Sir Ken Robinson also believes that ADHD is not an epidemic. To him, children are not disengaged in the classroom because they are suffering from ADHD, they are “suffering from childhood.” This is a great point because children are not meant to sit and listen for hours at a time. They should be creating, and working through projects that are educationally fun. However, for this to happen, teachers have to change. Robinson says: “Teachers are the lifeblood of society.” Teaching should be a creative profession in which they mentor, stimulate, and engage students to promote life-long learners. Instead of feeding facts to students, teachers should facilitate and let learning happen naturally.
The Importance of Creativity By: Sir Ken Robinson
Summary By: Morgan Rushlow - Braque Group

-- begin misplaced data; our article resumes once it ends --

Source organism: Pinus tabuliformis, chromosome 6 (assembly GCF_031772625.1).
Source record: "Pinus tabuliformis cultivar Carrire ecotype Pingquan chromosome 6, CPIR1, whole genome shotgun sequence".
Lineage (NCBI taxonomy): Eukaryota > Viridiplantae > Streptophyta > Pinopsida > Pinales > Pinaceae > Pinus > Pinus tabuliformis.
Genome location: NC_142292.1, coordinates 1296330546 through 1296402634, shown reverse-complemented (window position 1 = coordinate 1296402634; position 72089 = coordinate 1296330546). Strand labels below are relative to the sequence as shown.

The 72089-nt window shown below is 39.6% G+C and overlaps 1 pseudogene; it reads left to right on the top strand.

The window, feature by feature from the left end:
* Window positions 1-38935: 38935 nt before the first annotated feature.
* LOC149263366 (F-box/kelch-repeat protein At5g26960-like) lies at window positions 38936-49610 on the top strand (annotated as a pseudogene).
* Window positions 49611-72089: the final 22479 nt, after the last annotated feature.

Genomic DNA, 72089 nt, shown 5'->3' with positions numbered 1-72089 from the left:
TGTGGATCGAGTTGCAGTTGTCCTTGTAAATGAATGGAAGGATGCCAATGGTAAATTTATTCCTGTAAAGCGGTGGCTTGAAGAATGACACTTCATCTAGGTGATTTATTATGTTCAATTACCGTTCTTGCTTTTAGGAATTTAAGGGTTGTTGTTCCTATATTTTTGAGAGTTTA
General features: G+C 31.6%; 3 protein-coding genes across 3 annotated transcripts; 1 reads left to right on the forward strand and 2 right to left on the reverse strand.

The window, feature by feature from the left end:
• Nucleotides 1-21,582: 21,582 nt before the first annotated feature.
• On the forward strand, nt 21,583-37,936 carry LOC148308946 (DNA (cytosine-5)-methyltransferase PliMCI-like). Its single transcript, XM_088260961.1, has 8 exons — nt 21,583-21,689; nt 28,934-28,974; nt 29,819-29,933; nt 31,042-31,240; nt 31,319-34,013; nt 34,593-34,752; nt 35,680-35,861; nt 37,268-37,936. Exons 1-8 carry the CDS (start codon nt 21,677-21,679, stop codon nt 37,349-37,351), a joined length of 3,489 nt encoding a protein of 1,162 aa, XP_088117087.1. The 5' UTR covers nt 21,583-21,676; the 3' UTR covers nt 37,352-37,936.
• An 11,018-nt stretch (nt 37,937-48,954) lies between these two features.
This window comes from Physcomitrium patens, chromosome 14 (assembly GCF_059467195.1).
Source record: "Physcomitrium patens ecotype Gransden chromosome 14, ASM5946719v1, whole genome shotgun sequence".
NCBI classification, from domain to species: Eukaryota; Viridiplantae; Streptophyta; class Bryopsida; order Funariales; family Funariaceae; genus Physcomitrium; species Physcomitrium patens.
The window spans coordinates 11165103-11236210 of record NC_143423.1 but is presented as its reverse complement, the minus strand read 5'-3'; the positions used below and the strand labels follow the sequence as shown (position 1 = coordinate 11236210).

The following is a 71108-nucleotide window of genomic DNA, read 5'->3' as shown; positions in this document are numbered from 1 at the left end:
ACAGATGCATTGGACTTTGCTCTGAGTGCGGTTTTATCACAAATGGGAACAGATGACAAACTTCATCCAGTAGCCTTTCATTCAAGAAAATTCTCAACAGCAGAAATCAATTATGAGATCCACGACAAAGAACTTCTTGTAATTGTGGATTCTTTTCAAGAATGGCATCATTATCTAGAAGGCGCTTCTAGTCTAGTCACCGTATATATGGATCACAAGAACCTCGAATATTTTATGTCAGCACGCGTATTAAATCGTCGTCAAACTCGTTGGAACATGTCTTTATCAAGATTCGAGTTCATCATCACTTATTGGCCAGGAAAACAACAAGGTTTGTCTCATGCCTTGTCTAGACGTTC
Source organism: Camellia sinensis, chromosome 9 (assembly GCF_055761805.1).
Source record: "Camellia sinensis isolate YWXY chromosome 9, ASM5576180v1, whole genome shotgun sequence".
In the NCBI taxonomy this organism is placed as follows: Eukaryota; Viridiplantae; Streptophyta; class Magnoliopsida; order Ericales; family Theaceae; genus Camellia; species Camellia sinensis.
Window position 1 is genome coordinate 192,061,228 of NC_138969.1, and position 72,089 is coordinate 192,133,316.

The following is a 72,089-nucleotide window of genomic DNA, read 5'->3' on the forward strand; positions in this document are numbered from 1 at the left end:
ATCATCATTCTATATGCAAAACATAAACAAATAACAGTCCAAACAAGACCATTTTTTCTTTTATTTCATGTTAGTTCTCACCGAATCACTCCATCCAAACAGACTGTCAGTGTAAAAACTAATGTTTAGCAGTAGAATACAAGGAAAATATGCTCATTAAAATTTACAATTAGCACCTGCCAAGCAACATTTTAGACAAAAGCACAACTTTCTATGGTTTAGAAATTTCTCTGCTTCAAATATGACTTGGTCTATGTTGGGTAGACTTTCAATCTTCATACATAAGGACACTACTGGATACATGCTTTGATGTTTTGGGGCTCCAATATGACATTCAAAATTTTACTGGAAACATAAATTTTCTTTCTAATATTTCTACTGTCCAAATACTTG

In this video, Ken Robinson made a wonderful point about creativity. He said that "we need creativity in order to discover ourselves and to figure out who we are as a person." Creativity is the key to being successful, but as Ken states in this video, creativity is not being encouraged in schools today. Instead students are taking a path toward where the most money is made and what society believes is important to the economy. Ken believes students are not allowed to be creative in schools, and that schools kill creativity because society wants this cookie-cutter image of people. So instead of individualizing learning to each student as we should be doing, education has been designed to produce graduates in this cookie-cutter design in which all students are taught the same way and what is believed to be the “most useful subjects” prioritized in school while creative subjects are not being prioritized. Ken believes in this video that education is teaching students to not be creative because of the idea that creativity isn’t needed in the workforce. Ken believes that students are taught today that it isn’t okay to be wrong and that it’s not ok to be their creative selves in which they have their individual talents and skills which are unique to each person. Ken believes that the education system caters to industry demands but it should be catering to individual student needs and passions/desires. Ken believes that allowing creativity is important to each students’ success and fulfillment in their lives. Ken believes that by not allowing creativity in school, many students are being left out in the system because some students’ talents are not being recognized because their talents do not lie within the frame of this cookie cutter image that is seen as desirable and important. But instead, in the areas of study that are seen as less important and less desirable.